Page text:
The intensity comes partly from football: "My first love," says Hollins. A star quarterback at Orchard Park High School outside Buffalo, Hollins had a chance to play major college football but went to the University of South Carolina to play baseball instead because he wanted to play as a freshman. But he still misses football and has season tickets to Buffalo Bills' games. He knows Bill quarterback Jim Kelly and linebacker Cornelius Bennett. "They tell me, 'Man, you got it made. You make all of that money, and you don't even have to hit anyone,' " Hollins says.

He has hit most National League pitchers, though; through Sunday, Hollins, a switch-hitter with a rare combination of power and patience, was batting .269 with 13 homers and 52 RBIs and was tied for third in the league in runs scored with 61. He has also been hit more times than any major leaguer (13), which is no easy feat for a switch-hitter who always has a clear view of the approaching pitch. In fact, Hollins already has the National League switch-hitters' record for most times hit by a pitch and is only two short of the major league mark set by Twin switch-hitter Gene Larkin in 1988.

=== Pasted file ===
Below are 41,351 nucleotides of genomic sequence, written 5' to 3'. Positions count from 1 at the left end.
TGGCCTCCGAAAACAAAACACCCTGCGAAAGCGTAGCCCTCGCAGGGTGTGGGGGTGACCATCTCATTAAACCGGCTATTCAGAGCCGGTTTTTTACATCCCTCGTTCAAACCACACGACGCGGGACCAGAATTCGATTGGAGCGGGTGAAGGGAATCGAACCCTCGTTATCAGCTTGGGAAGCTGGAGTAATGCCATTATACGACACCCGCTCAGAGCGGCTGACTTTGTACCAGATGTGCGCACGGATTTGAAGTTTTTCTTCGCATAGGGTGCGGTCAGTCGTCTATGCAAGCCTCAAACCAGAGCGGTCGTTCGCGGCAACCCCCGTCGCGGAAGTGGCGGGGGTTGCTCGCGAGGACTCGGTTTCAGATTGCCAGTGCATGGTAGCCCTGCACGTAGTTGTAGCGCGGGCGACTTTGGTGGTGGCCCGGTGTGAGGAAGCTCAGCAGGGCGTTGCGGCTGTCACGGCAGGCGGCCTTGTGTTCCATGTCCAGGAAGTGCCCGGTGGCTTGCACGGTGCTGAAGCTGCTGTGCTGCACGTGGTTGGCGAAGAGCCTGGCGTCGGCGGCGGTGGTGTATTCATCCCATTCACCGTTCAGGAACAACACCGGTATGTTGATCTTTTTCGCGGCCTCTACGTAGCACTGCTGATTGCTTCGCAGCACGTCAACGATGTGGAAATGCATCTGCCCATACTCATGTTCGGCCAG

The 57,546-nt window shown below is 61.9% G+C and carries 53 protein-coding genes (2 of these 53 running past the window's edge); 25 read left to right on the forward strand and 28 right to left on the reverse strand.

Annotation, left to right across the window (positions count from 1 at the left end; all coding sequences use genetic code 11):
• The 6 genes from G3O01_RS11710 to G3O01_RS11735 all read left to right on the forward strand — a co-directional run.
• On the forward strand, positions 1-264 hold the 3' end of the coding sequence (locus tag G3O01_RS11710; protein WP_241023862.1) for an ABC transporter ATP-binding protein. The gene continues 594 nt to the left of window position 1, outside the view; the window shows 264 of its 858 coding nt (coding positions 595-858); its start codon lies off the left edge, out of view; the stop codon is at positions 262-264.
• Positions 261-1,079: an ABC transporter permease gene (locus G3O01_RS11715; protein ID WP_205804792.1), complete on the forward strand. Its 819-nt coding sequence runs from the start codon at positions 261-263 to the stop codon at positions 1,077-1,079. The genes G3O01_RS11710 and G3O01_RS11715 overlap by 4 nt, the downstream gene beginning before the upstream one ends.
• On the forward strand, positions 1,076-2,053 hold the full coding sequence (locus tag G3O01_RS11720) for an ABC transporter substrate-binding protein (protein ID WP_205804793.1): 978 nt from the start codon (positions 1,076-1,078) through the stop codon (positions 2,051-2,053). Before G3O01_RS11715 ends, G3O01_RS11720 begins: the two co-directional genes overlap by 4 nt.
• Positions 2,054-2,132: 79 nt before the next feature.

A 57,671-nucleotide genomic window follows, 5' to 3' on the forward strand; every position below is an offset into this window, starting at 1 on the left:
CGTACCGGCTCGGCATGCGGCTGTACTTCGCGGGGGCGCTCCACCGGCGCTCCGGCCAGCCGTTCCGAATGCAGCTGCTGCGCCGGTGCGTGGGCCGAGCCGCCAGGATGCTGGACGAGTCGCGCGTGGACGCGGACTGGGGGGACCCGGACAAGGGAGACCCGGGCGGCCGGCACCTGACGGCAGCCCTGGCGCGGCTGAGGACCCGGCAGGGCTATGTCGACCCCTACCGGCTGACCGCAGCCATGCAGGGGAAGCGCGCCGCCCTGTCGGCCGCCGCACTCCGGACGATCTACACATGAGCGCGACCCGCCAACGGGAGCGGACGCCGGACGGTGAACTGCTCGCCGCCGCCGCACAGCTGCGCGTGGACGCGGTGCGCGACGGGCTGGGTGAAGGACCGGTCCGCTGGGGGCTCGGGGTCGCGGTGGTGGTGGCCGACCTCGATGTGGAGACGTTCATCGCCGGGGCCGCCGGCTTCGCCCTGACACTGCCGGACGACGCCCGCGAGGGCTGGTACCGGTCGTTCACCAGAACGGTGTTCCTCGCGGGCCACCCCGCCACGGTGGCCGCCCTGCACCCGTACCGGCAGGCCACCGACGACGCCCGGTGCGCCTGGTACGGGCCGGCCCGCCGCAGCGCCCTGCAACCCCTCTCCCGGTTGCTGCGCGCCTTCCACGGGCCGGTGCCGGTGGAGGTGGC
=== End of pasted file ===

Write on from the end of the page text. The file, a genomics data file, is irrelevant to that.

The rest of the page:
Drooping Sox

The flop team of the year in the American League has been the Red Sox, who through Sunday were in sixth place with a 45-51 record in a division in which they were supposed to be a solid contender. The reason: They simply can't hit. At week's end they were on a pace to:

1) finish last in the league in runs scored and slugging (something they haven't done in either category since Fenway Park was renovated in 1934);

2) finish without any player hitting as many as 15 homers (a first since 1945);

3) finish without a 75-RBI player (a first since 1953, exluding 1981, the strike year).